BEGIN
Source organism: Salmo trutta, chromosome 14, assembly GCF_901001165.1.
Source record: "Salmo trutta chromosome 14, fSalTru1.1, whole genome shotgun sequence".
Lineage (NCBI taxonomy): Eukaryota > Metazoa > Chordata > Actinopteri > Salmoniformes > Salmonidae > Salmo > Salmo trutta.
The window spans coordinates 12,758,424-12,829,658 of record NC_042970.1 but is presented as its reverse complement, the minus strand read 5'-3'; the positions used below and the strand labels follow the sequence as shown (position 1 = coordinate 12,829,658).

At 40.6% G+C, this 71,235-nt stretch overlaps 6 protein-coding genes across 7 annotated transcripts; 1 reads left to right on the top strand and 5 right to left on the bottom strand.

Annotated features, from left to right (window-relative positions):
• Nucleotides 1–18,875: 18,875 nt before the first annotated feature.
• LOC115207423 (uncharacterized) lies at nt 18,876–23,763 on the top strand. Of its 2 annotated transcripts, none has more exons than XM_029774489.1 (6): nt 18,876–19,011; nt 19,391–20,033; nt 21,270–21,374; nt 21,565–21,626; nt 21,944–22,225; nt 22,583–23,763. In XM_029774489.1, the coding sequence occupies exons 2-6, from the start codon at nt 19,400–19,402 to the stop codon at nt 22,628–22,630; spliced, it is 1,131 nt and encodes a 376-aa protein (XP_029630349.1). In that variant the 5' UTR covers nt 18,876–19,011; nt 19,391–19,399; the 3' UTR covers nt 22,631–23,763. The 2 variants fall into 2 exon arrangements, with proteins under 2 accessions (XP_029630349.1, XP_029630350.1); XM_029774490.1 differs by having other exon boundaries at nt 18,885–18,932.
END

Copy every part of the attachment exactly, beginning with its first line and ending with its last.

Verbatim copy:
Source organism: Salmo trutta, chromosome 14, assembly GCF_901001165.1.
Source record: "Salmo trutta chromosome 14, fSalTru1.1, whole genome shotgun sequence".
Lineage (NCBI taxonomy): Eukaryota > Metazoa > Chordata > Actinopteri > Salmoniformes > Salmonidae > Salmo > Salmo trutta.
The window spans coordinates 12,758,424-12,829,658 of record NC_042970.1 but is presented as its reverse complement, the minus strand read 5'-3'; the positions used below and the strand labels follow the sequence as shown (position 1 = coordinate 12,829,658).

At 40.6% G+C, this 71,235-nt stretch overlaps 6 protein-coding genes across 7 annotated transcripts; 1 reads left to right on the top strand and 5 right to left on the bottom strand.

Annotated features, from left to right (window-relative positions):
• Nucleotides 1–18,875: 18,875 nt before the first annotated feature.
• LOC115207423 (uncharacterized) lies at nt 18,876–23,763 on the top strand. Of its 2 annotated transcripts, none has more exons than XM_029774489.1 (6): nt 18,876–19,011; nt 19,391–20,033; nt 21,270–21,374; nt 21,565–21,626; nt 21,944–22,225; nt 22,583–23,763. In XM_029774489.1, the coding sequence occupies exons 2-6, from the start codon at nt 19,400–19,402 to the stop codon at nt 22,628–22,630; spliced, it is 1,131 nt and encodes a 376-aa protein (XP_029630349.1). In that variant the 5' UTR covers nt 18,876–19,011; nt 19,391–19,399; the 3' UTR covers nt 22,631–23,763. The 2 variants fall into 2 exon arrangements, with proteins under 2 accessions (XP_029630349.1, XP_029630350.1); XM_029774490.1 differs by having other exon boundaries at nt 18,885–18,932.